Arachnophobia, or a fear of spiders, seems to be something that much of the human population shares, myself included. I’ll never forget the morning I was home on college break and about to take a shower. As I opened the curtain, the first thing I saw was a spider the size of a silver dollar with six legs. Needless to say, I freaked out and called my mom, who ended up leaving work to come kill the spider. While I could easily write an article on what a wonderful mother I have, writing one on spiders seems more altruistic. Next time you see a lint ball with six legs, try to remember these five reasons you should leave your arachnophobia behind and face your fear.
Number Five: Very Few Spiders Are Dangerous to Humans. All spiders have venom in order to incapacitate or kill their prey, but in most species of spiders it is only harmful to their food. At present, there are about 34,000 species of spiders on record, and of that number only about a dozen have venom that is harmful to humans!
Number Four: Spiders Eat Insects That Are Harmful to Humans. Spiders use their venom to hunt other insects. Take the Huntsman spider for example. This guy’s body is about the size of a human hand (let alone his leg span), but he is more interested in cockroaches and moths than your flesh. Unfortunately, Huntsman spiders will not only infest your home, but they also carry diseases, which can be harmful to your health. Thank goodness he’s not interested in you.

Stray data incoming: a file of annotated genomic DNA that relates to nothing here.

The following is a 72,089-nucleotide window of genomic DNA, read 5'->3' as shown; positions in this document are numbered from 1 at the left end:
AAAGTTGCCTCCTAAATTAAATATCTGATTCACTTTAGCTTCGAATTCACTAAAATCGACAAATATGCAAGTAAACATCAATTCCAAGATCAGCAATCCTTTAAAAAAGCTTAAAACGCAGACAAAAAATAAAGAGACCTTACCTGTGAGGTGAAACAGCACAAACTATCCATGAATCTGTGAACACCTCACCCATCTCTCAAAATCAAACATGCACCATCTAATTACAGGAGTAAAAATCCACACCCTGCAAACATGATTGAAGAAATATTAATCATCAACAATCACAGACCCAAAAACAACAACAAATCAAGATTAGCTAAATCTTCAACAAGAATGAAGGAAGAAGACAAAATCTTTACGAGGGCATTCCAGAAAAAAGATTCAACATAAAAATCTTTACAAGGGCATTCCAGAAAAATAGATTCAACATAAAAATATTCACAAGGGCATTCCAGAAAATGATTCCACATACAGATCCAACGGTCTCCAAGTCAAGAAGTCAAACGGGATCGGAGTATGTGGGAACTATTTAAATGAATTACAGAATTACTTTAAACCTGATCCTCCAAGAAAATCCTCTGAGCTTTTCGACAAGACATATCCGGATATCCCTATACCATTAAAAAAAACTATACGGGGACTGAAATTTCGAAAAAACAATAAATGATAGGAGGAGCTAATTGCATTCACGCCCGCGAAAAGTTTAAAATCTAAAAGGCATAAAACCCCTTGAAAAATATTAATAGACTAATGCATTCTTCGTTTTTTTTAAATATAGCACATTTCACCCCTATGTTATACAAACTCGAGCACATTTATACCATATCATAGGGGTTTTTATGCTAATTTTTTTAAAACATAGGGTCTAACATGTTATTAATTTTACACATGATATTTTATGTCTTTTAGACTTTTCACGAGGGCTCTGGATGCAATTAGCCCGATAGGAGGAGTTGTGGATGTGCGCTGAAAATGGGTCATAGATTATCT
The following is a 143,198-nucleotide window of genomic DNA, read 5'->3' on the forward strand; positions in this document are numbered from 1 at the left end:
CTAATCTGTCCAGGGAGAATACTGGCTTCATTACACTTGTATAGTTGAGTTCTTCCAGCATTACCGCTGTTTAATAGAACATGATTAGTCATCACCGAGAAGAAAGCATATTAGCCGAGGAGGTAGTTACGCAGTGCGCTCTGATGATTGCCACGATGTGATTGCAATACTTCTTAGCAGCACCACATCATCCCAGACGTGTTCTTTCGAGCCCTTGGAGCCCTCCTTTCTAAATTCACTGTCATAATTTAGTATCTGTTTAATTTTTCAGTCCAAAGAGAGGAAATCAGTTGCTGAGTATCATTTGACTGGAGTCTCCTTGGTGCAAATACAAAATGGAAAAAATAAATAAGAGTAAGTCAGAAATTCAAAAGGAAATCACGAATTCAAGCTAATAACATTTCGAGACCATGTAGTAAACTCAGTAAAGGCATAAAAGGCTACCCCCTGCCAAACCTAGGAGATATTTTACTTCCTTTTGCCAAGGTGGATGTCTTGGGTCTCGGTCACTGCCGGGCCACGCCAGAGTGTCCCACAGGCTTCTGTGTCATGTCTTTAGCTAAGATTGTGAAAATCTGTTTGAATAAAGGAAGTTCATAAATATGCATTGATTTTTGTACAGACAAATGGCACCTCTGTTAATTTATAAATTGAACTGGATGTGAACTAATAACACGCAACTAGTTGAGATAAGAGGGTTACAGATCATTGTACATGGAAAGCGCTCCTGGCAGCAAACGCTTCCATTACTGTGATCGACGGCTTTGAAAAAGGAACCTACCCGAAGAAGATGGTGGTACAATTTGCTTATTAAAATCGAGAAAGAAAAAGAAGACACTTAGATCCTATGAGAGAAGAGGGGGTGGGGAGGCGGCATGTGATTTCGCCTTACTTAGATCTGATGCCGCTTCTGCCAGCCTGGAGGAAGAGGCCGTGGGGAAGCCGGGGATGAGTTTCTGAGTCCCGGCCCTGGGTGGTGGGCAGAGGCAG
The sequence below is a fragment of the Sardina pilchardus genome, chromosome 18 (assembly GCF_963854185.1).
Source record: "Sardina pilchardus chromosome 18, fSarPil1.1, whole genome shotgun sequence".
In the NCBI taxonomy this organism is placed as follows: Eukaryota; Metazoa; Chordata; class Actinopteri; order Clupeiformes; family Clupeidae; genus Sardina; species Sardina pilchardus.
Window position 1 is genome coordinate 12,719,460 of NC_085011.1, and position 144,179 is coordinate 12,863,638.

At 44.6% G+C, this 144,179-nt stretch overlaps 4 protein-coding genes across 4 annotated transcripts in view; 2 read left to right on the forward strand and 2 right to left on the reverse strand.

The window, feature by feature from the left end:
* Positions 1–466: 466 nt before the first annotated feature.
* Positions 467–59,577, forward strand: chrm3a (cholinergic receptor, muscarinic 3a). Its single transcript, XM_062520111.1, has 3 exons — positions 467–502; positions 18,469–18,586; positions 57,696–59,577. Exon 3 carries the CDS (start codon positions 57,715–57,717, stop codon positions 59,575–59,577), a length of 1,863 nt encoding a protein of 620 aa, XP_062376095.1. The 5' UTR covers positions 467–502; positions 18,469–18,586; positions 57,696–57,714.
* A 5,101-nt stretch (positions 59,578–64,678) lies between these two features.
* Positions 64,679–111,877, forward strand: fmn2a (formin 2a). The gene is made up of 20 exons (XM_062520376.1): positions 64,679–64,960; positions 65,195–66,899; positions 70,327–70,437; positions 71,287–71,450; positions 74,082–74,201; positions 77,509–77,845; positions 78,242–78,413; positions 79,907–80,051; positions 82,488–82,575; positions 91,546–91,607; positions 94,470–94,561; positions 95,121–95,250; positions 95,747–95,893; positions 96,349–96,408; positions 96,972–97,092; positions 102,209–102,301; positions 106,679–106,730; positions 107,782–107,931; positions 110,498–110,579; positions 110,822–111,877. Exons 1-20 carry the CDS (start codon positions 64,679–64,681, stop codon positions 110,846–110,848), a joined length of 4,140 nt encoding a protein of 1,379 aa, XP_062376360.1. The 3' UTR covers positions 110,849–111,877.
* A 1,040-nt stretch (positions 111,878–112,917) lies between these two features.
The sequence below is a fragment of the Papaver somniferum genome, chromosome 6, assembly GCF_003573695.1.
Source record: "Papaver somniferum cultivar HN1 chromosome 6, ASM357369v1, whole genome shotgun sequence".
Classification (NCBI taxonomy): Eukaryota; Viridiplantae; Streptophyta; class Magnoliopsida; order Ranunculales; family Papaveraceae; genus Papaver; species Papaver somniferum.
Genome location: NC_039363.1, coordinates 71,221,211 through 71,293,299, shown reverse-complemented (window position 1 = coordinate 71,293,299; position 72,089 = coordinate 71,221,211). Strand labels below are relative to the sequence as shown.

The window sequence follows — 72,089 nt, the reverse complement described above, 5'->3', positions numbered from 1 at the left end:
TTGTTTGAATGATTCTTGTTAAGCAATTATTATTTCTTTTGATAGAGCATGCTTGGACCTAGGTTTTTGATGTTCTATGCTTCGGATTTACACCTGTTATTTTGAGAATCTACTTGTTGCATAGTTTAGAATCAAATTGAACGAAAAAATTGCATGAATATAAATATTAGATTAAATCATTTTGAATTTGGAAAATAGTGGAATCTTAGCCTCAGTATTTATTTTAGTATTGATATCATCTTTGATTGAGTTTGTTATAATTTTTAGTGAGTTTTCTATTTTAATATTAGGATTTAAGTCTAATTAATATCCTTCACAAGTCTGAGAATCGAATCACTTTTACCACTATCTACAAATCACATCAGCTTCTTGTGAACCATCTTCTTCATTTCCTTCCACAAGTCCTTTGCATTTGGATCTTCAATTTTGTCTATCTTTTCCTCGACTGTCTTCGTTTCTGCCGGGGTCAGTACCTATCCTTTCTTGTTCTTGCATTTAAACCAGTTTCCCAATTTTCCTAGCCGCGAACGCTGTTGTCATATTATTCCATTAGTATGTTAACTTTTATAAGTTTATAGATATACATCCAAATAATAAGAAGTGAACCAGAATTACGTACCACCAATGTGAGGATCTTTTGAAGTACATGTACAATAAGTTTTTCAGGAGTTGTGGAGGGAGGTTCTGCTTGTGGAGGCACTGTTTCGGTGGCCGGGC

Number Three: They Can Be Cute, Too. Sure, most people find all the eyes, pointy legs, and the bulbous body disgusting, if not terrifying. But contrary to popular belief, cute spiders do exist. The Peacock Spider (Maratus volans), for example, has puppy dog eyes, and the males have red, blue, and black colored extensions on their abdomen that they can flip up during their mating ritual. Just ignore the fact that they are a type of jumping spider.
Number Two: They Are Probably More Afraid of You. Any time you actually see a spider, it’s a safe bet that they are after their next meal (a mosquito, perhaps?). So when you grab your shoe in the hopes of showing it whose house this is, its frantic scurrying is a sure sign of how terrified it is. It’s running away to hide in a dark corner, not towards you to make you its next meal.
Number One: Ultimately, They Are Easy to Kill. Though hopefully I have convinced you NOT to kill spiders (and instead relocate them), arachnophobes the world over can all agree: spiders are not hard to kill. Although their exoskeletons are sturdy enough to protect them from other insects, nature, or the back of your bookshelf, a napkin and minimal pressure is all it takes to take them from scream-able to flush-able. However, this should be your last resort.